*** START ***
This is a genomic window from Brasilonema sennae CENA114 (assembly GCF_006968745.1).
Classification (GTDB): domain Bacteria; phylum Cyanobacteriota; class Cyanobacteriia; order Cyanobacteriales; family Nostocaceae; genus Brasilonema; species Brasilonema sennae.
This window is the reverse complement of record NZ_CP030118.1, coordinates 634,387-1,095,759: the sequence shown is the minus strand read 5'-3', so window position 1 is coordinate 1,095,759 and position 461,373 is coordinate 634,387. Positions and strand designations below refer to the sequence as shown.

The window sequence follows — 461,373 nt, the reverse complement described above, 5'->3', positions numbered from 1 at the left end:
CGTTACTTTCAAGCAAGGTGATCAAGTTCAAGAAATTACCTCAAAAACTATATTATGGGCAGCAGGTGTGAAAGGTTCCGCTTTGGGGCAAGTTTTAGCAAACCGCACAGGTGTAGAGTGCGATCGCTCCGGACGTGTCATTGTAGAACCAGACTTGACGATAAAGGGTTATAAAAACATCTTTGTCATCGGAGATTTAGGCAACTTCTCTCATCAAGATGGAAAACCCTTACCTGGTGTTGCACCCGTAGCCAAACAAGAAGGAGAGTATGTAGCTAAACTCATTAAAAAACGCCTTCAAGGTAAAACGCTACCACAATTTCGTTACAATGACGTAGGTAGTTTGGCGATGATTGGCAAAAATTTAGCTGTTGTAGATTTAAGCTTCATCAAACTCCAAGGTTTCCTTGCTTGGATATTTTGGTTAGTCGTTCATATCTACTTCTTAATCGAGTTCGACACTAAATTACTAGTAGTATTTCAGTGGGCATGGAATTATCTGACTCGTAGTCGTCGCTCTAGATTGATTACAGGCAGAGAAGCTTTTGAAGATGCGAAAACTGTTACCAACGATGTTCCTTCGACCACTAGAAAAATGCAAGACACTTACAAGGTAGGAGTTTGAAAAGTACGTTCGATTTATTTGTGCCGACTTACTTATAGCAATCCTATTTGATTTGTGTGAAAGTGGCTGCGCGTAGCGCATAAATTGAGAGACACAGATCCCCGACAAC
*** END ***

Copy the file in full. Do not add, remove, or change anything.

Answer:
This is a genomic window from Brasilonema sennae CENA114 (assembly GCF_006968745.1).
Classification (GTDB): domain Bacteria; phylum Cyanobacteriota; class Cyanobacteriia; order Cyanobacteriales; family Nostocaceae; genus Brasilonema; species Brasilonema sennae.
This window is the reverse complement of record NZ_CP030118.1, coordinates 634,387-1,095,759: the sequence shown is the minus strand read 5'-3', so window position 1 is coordinate 1,095,759 and position 461,373 is coordinate 634,387. Positions and strand designations below refer to the sequence as shown.

The window sequence follows — 461,373 nt, the reverse complement described above, 5'->3', positions numbered from 1 at the left end:
CGTTACTTTCAAGCAAGGTGATCAAGTTCAAGAAATTACCTCAAAAACTATATTATGGGCAGCAGGTGTGAAAGGTTCCGCTTTGGGGCAAGTTTTAGCAAACCGCACAGGTGTAGAGTGCGATCGCTCCGGACGTGTCATTGTAGAACCAGACTTGACGATAAAGGGTTATAAAAACATCTTTGTCATCGGAGATTTAGGCAACTTCTCTCATCAAGATGGAAAACCCTTACCTGGTGTTGCACCCGTAGCCAAACAAGAAGGAGAGTATGTAGCTAAACTCATTAAAAAACGCCTTCAAGGTAAAACGCTACCACAATTTCGTTACAATGACGTAGGTAGTTTGGCGATGATTGGCAAAAATTTAGCTGTTGTAGATTTAAGCTTCATCAAACTCCAAGGTTTCCTTGCTTGGATATTTTGGTTAGTCGTTCATATCTACTTCTTAATCGAGTTCGACACTAAATTACTAGTAGTATTTCAGTGGGCATGGAATTATCTGACTCGTAGTCGTCGCTCTAGATTGATTACAGGCAGAGAAGCTTTTGAAGATGCGAAAACTGTTACCAACGATGTTCCTTCGACCACTAGAAAAATGCAAGACACTTACAAGGTAGGAGTTTGAAAAGTACGTTCGATTTATTTGTGCCGACTTACTTATAGCAATCCTATTTGATTTGTGTGAAAGTGGCTGCGCGTAGCGCATAAATTGAGAGACACAGATCCCCGACAAC